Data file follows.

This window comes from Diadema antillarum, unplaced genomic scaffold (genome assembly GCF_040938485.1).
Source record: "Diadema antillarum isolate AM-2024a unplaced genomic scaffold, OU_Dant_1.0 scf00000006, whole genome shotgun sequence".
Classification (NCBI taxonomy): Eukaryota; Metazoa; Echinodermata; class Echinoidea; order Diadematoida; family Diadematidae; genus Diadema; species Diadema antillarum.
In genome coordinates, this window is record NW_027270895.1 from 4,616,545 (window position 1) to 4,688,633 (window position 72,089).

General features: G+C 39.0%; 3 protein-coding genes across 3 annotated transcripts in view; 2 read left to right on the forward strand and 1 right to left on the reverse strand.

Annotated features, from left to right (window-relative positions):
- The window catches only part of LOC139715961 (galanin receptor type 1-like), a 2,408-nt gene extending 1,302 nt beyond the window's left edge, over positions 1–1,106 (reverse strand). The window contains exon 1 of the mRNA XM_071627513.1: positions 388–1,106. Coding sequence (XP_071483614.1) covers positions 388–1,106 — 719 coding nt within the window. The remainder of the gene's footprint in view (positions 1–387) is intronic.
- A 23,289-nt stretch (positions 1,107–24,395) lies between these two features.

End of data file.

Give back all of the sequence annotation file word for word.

This window comes from Diadema antillarum, unplaced genomic scaffold (genome assembly GCF_040938485.1).
Source record: "Diadema antillarum isolate AM-2024a unplaced genomic scaffold, OU_Dant_1.0 scf00000006, whole genome shotgun sequence".
Classification (NCBI taxonomy): Eukaryota; Metazoa; Echinodermata; class Echinoidea; order Diadematoida; family Diadematidae; genus Diadema; species Diadema antillarum.
In genome coordinates, this window is record NW_027270895.1 from 4,616,545 (window position 1) to 4,688,633 (window position 72,089).

General features: G+C 39.0%; 3 protein-coding genes across 3 annotated transcripts in view; 2 read left to right on the forward strand and 1 right to left on the reverse strand.

Annotated features, from left to right (window-relative positions):
- The window catches only part of LOC139715961 (galanin receptor type 1-like), a 2,408-nt gene extending 1,302 nt beyond the window's left edge, over positions 1–1,106 (reverse strand). The window contains exon 1 of the mRNA XM_071627513.1: positions 388–1,106. Coding sequence (XP_071483614.1) covers positions 388–1,106 — 719 coding nt within the window. The remainder of the gene's footprint in view (positions 1–387) is intronic.
- A 23,289-nt stretch (positions 1,107–24,395) lies between these two features.